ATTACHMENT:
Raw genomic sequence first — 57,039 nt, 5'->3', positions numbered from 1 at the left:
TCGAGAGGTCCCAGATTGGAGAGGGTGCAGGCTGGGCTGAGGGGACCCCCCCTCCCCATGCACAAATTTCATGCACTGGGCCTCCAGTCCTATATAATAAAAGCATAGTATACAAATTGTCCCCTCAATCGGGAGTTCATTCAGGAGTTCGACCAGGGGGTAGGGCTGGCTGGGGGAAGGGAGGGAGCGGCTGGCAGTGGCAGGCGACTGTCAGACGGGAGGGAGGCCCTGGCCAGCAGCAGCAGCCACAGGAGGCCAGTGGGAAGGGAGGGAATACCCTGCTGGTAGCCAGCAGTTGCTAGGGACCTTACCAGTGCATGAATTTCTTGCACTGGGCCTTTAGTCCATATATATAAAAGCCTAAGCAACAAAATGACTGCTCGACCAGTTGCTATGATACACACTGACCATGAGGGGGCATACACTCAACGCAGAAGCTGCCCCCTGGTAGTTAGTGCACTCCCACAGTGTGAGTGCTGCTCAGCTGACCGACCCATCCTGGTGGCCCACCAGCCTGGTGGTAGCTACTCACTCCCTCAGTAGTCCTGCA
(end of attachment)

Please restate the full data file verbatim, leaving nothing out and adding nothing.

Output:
Raw genomic sequence first — 57,039 nt, 5'->3', positions numbered from 1 at the left:
TCGAGAGGTCCCAGATTGGAGAGGGTGCAGGCTGGGCTGAGGGGACCCCCCCTCCCCATGCACAAATTTCATGCACTGGGCCTCCAGTCCTATATAATAAAAGCATAGTATACAAATTGTCCCCTCAATCGGGAGTTCATTCAGGAGTTCGACCAGGGGGTAGGGCTGGCTGGGGGAAGGGAGGGAGCGGCTGGCAGTGGCAGGCGACTGTCAGACGGGAGGGAGGCCCTGGCCAGCAGCAGCAGCCACAGGAGGCCAGTGGGAAGGGAGGGAATACCCTGCTGGTAGCCAGCAGTTGCTAGGGACCTTACCAGTGCATGAATTTCTTGCACTGGGCCTTTAGTCCATATATATAAAAGCCTAAGCAACAAAATGACTGCTCGACCAGTTGCTATGATACACACTGACCATGAGGGGGCATACACTCAACGCAGAAGCTGCCCCCTGGTAGTTAGTGCACTCCCACAGTGTGAGTGCTGCTCAGCTGACCGACCCATCCTGGTGGCCCACCAGCCTGGTGGTAGCTACTCACTCCCTCAGTAGTCCTGCA